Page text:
More groove-laden contemporary jazz from Allen Toussaint's NYNO. Amadee Castenell plays a gritty R&B tenor (and flute on "Angels"), backed by a funky ensemble consisting of Toussaint's piano on four tracks, pianist Chuck (not Charlie) Chaplin on three others (he also plays Fender Rhodes on one), the smooth synthesizers of Larry Sieberth, Scott Goudeau on guitar, David Barard on bass (seven tracks), Chris Severin on bass (the other five tracks), Russell Batiste on drums (five tracks), Bernard "Bunchy" Johnson on drums (seven tracks), percussionist Bill Summers (three tracks), and percussionist "Afro" Williams (six tracks).
This disc is well-produced; not one note is out of place. Castenell plays fervently (and delicately when necessary, e.g. "Crystal"). The grooves are ably laid down. Castenell's fundamental problem at this point may be making himself heard in a crowded field where his voice is not yet developed enough to stand out from the crowd. This is no criticism of his ability – he is obviously a first-rate talent. But there are an awful lot of contemporary jazz discs out there now, especially in the wake of the inimitable soprano stylings of Mr. G; Amadee, if he is going to make a splash, will need to distinguish himself more in the future. From the sound of this one, he certainly has the ability to do so.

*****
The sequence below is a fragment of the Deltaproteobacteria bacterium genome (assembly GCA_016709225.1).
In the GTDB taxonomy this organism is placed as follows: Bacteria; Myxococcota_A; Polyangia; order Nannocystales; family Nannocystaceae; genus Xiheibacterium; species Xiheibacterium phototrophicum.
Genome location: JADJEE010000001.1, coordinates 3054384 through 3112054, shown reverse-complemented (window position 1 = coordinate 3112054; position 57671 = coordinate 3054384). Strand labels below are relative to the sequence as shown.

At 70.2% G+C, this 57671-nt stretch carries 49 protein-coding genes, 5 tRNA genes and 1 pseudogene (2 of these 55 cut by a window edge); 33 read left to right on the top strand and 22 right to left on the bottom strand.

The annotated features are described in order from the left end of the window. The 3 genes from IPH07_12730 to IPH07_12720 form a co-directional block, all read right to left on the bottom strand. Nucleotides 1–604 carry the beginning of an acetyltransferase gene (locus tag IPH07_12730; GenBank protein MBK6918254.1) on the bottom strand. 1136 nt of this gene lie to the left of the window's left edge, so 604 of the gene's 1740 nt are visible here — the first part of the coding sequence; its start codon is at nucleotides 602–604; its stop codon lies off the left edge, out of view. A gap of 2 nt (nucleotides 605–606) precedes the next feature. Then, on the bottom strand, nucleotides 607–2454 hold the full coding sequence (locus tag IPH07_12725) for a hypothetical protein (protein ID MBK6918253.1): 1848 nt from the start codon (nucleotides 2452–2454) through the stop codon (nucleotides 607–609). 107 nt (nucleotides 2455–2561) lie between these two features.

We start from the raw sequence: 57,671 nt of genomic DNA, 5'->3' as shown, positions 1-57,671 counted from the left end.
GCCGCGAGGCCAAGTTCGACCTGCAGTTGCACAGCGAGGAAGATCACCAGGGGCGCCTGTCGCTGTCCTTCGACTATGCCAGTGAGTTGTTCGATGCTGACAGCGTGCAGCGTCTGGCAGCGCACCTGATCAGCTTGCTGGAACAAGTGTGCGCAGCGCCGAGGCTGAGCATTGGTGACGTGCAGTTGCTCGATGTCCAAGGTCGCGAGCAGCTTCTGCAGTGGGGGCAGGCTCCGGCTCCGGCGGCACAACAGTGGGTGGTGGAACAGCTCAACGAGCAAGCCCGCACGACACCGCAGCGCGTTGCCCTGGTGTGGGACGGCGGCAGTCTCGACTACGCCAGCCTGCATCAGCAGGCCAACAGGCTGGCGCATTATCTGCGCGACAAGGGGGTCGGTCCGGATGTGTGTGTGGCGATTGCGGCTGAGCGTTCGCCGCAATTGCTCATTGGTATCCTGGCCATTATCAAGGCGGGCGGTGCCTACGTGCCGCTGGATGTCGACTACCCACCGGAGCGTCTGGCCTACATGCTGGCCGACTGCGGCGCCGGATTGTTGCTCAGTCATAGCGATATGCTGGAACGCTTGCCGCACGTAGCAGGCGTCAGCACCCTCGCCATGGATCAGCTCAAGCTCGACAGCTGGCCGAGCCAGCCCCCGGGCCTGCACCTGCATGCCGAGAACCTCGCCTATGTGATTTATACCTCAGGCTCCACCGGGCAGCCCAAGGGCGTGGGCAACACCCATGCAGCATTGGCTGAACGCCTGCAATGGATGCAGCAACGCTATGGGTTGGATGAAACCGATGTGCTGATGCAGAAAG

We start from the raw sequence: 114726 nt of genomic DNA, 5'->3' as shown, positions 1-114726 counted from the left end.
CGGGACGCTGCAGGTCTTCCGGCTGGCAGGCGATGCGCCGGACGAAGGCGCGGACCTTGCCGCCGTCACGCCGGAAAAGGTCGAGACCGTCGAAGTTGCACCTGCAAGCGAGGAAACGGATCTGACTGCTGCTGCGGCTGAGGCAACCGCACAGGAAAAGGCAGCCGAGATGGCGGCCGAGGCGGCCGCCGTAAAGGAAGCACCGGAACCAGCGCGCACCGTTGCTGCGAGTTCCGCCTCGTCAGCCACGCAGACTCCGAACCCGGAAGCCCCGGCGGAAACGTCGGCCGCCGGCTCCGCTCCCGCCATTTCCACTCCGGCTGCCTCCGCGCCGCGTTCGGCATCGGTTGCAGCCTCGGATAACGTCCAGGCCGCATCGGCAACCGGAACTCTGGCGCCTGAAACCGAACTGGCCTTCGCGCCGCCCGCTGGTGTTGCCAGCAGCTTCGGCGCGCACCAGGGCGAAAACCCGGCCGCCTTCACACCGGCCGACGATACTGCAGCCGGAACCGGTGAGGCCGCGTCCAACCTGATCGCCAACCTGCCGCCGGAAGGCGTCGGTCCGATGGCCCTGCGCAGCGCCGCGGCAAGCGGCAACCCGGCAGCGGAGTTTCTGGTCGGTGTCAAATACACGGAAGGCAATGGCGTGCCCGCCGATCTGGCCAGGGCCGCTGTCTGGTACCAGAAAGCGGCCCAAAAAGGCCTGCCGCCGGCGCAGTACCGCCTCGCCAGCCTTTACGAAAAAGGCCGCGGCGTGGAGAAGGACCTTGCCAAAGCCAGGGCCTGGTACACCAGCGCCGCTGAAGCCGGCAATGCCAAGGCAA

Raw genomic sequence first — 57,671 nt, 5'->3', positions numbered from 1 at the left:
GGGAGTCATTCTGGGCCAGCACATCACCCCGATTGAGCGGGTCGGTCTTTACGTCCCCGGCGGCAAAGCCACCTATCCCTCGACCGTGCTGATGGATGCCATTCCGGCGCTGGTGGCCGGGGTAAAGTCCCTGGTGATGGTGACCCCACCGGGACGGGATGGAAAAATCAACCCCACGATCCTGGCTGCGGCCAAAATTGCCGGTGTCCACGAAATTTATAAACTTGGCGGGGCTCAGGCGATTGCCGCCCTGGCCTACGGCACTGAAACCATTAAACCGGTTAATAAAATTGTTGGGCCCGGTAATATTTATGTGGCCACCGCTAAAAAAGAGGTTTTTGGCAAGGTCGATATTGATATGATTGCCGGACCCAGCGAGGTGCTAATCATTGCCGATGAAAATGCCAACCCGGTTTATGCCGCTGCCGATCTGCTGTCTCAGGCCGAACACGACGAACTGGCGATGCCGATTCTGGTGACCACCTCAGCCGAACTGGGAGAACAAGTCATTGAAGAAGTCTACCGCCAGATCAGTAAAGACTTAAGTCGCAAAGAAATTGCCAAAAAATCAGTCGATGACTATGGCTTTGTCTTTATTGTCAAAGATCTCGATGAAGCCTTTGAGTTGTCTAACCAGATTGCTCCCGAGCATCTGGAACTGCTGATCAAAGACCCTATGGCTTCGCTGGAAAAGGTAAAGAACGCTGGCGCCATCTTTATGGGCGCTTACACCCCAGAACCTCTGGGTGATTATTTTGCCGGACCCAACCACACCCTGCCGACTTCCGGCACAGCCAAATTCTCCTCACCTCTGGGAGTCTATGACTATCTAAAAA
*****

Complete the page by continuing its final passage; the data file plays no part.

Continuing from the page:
Track Listing: Just Like You; In the Hood; Crystal; Always There for You; Angels; Amacasino; You Dirty F Minor, You; Buda; The End of the Day; Shine; Alley Cat Strut; Maui Moon.
| Year Released: 1998
| Record Label: NYNO
I was first exposed to jazz by my father, who was a rabid fan when he was younger, in the early to mid 1950's. We lived in NYC and he was a regular at places like the Village Vanguard and Birdland. One of his favorite stories involved meeting Charlie Parker and Miles on 52nd St
I was first exposed to jazz by my father, who was a rabid fan when he was younger, in the early to mid 1950's. We lived in NYC and he was a regular at places like the Village Vanguard and Birdland. One of his favorite stories involved meeting Charlie Parker and Miles on 52nd St. Needless to say, Jazz and Blues were always on the stereo in our home. I was steeped in these exciting sounds, and they make up some of my earliest memories.